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3 hospitals plan to coordinate services

Three northern Chautauqua County hospitals announced Tuesday they have a plan to coordinate services in a way that should meet a state commission's requirements for restructuring.

The key difference between the new proposal and the recommendations from the Commission on Health Care Facilities in the 21st Century is that the hospital beds at the TLC Network's Lake Shore Health Care Center in Irving will not close.

Other aspects of the new plan include:

* Brooks Memorial Hospital in Dunkirk and the TLC Health Network, which also operates Tri-County Memorial Hospital in Gowanda, will consolidate into one organization that is affiliated with Westfield Memorial Hospital.

* Westfield Memorial will eliminate its hospital and obstetrical beds and convert into a diagnostic and treatment center with a full-time emergency room that includes four "observation" beds for patients who may need transfer to a hospital.

* The TLC Network will close the hospital beds at Tri-County Memorial but keep open beds there for chemical dependency services.

* Brooks will reduce the number of its hospital beds, but obstetrical services will be concentrated at its building.

The commission sought to organize a group of small, rural hospitals more efficiently. But its recommendations to eliminate inpatient hospital beds in Irving met resistance from patients, doctors and hospital officials.

"Most TLC Network patients live in southern Erie County. Their doctors have offices and live there, too. It made sense to have an acute care site near where the patients and doctors live and want services," said Richard Ketcham, chief executive officer of Brooks Memorial.

The organizations plan to seek about $30 million from the state for the changes, roughly half to pay off debts on buildings and the other half for renovations, Ketcham said.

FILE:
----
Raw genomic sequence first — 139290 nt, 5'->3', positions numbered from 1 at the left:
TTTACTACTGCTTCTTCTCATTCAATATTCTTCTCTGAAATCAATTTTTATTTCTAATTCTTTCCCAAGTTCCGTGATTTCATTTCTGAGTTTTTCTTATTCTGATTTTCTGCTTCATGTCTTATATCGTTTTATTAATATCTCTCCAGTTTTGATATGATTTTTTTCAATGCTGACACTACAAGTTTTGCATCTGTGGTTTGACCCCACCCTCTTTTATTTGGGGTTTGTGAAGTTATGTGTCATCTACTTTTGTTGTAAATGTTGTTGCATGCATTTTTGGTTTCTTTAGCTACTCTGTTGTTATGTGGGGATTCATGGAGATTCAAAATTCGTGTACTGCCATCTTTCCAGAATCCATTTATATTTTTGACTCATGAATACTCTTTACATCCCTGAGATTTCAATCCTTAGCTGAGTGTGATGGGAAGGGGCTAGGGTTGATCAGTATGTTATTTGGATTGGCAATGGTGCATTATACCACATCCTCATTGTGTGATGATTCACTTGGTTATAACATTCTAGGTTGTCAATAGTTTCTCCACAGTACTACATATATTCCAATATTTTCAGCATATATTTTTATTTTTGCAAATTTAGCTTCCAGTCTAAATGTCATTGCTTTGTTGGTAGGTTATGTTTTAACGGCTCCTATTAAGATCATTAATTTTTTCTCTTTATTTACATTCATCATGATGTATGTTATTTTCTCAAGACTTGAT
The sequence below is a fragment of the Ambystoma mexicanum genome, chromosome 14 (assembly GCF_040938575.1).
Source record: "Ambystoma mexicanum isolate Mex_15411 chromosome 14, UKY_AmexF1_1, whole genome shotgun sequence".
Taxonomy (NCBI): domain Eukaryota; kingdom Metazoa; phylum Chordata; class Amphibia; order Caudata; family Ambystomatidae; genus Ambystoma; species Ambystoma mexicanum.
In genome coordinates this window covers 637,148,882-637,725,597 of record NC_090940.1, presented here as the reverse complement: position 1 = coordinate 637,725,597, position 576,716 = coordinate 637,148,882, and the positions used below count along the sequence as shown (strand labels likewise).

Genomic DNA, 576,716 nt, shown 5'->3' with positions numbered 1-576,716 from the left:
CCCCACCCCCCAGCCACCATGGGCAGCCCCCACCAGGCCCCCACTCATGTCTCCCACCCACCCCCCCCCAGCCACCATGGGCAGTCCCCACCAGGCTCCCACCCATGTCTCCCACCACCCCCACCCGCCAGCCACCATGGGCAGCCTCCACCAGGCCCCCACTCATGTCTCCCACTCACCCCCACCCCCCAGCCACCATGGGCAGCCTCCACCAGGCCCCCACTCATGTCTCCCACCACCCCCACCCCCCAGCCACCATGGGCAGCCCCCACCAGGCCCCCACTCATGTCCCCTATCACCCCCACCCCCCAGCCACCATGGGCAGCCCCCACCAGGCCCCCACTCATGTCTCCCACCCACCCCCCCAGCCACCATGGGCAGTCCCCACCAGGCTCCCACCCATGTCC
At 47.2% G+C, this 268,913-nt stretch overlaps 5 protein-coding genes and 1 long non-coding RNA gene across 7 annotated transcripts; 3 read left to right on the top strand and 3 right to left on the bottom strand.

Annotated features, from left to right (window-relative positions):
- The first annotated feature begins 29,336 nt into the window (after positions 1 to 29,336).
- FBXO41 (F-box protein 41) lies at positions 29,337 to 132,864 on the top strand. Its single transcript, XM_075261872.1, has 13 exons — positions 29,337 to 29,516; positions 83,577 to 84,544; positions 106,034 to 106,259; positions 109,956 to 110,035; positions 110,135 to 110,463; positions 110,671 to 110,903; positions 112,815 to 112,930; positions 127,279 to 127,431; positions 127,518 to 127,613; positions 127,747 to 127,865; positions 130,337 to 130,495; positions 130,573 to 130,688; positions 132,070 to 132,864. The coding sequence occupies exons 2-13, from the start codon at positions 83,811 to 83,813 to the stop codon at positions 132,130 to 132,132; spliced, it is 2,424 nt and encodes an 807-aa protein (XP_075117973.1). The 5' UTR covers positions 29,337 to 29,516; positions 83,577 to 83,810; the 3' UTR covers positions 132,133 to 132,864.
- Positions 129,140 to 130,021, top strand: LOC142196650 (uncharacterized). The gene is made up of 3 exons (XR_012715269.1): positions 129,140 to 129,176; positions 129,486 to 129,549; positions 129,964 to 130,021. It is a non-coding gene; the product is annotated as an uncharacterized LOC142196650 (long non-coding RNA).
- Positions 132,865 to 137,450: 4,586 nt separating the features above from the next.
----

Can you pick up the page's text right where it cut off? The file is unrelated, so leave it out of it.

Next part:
The state is making $550 million in grants available this summer for hospitals and nursing homes to comply with the commission's mandates to close, downsize or consolidate.

The commission's recommendations became law Jan. 1 and affected dozens of hospitals and nursing homes statewide.

State approval of the new plan is likely, given that it is being praised as a model of cooperation.

"The work by Chautauqua County Health Network's Hospital Restructuring Task Force shows the good that can come when hospital leadership reflects on the trend toward outpatient care and focuses on the long-term needs of the community," said Dr. Richard F. Daines, health commissioner.

Brooks Hospital, for instance, could have accepted the commission's report as written, which would have made it the central facility in the area.

"There were mixed opinions," said Ketcham. "But in the end, we thought about the community's long-term needs and not about any one institution."

Only 5 percent of Westfield Memorial's patients are admitted overnight. Under the new plan, it will need transfer protocols to shift those patients elsewhere. To accomplish this, Westfield would retain its affiliation with St. Vincent Health System in Erie, Pa. It also could use Brooks Memorial and WCA in Jamestown.

"We will be the only hospital to have a freestanding emergency department, and the Department of Health is encouraging us to demonstrate its effectiveness in delivering care to our community," said Stuart Williams, Westfield's chief executive officer.


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